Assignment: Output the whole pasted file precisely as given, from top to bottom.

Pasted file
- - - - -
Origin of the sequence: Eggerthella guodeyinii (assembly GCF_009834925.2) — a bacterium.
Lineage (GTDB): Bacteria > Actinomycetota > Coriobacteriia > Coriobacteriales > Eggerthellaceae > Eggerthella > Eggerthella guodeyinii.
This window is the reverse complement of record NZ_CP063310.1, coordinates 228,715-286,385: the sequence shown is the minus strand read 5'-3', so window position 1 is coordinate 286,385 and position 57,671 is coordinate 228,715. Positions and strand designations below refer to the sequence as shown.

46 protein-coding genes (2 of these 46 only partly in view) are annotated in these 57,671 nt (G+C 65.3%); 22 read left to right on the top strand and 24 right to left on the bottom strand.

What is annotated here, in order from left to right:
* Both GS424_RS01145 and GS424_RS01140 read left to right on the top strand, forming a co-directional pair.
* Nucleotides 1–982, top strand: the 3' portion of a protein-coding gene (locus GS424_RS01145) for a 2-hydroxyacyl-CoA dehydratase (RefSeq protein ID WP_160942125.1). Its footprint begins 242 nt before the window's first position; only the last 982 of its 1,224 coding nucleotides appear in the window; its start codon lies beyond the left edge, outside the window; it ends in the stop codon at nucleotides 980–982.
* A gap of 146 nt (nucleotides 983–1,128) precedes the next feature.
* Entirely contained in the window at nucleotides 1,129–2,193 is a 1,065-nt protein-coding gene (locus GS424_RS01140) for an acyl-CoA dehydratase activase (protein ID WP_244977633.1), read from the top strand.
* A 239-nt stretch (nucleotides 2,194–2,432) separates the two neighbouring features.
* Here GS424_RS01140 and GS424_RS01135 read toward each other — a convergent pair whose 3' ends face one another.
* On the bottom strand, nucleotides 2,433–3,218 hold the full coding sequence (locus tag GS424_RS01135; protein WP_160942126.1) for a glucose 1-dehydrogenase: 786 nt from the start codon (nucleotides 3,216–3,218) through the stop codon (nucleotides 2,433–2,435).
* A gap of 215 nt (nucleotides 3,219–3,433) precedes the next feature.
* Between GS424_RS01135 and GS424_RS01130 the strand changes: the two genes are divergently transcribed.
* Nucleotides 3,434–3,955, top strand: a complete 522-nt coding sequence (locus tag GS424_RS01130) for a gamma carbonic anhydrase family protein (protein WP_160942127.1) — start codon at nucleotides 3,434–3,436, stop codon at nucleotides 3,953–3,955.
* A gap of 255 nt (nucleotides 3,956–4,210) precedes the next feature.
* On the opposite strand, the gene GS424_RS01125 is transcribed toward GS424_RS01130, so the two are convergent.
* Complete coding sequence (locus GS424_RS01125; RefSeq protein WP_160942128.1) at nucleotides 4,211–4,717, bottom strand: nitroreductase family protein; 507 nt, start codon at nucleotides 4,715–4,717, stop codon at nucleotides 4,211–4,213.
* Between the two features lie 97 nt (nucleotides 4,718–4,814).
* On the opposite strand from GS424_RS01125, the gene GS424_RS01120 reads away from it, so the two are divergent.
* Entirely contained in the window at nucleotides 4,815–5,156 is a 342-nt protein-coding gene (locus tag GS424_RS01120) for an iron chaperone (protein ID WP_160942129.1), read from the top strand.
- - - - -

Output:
Origin of the sequence: Eggerthella guodeyinii (assembly GCF_009834925.2) — a bacterium.
Lineage (GTDB): Bacteria > Actinomycetota > Coriobacteriia > Coriobacteriales > Eggerthellaceae > Eggerthella > Eggerthella guodeyinii.
This window is the reverse complement of record NZ_CP063310.1, coordinates 228,715-286,385: the sequence shown is the minus strand read 5'-3', so window position 1 is coordinate 286,385 and position 57,671 is coordinate 228,715. Positions and strand designations below refer to the sequence as shown.

46 protein-coding genes (2 of these 46 only partly in view) are annotated in these 57,671 nt (G+C 65.3%); 22 read left to right on the top strand and 24 right to left on the bottom strand.

What is annotated here, in order from left to right:
* Both GS424_RS01145 and GS424_RS01140 read left to right on the top strand, forming a co-directional pair.
* Nucleotides 1–982, top strand: the 3' portion of a protein-coding gene (locus GS424_RS01145) for a 2-hydroxyacyl-CoA dehydratase (RefSeq protein ID WP_160942125.1). Its footprint begins 242 nt before the window's first position; only the last 982 of its 1,224 coding nucleotides appear in the window; its start codon lies beyond the left edge, outside the window; it ends in the stop codon at nucleotides 980–982.
* A gap of 146 nt (nucleotides 983–1,128) precedes the next feature.
* Entirely contained in the window at nucleotides 1,129–2,193 is a 1,065-nt protein-coding gene (locus GS424_RS01140) for an acyl-CoA dehydratase activase (protein ID WP_244977633.1), read from the top strand.
* A 239-nt stretch (nucleotides 2,194–2,432) separates the two neighbouring features.
* Here GS424_RS01140 and GS424_RS01135 read toward each other — a convergent pair whose 3' ends face one another.
* On the bottom strand, nucleotides 2,433–3,218 hold the full coding sequence (locus tag GS424_RS01135; protein WP_160942126.1) for a glucose 1-dehydrogenase: 786 nt from the start codon (nucleotides 3,216–3,218) through the stop codon (nucleotides 2,433–2,435).
* A gap of 215 nt (nucleotides 3,219–3,433) precedes the next feature.
* Between GS424_RS01135 and GS424_RS01130 the strand changes: the two genes are divergently transcribed.
* Nucleotides 3,434–3,955, top strand: a complete 522-nt coding sequence (locus tag GS424_RS01130) for a gamma carbonic anhydrase family protein (protein WP_160942127.1) — start codon at nucleotides 3,434–3,436, stop codon at nucleotides 3,953–3,955.
* A gap of 255 nt (nucleotides 3,956–4,210) precedes the next feature.
* On the opposite strand, the gene GS424_RS01125 is transcribed toward GS424_RS01130, so the two are convergent.
* Complete coding sequence (locus GS424_RS01125; RefSeq protein WP_160942128.1) at nucleotides 4,211–4,717, bottom strand: nitroreductase family protein; 507 nt, start codon at nucleotides 4,715–4,717, stop codon at nucleotides 4,211–4,213.
* Between the two features lie 97 nt (nucleotides 4,718–4,814).
* On the opposite strand from GS424_RS01125, the gene GS424_RS01120 reads away from it, so the two are divergent.
* Entirely contained in the window at nucleotides 4,815–5,156 is a 342-nt protein-coding gene (locus tag GS424_RS01120) for an iron chaperone (protein ID WP_160942129.1), read from the top strand.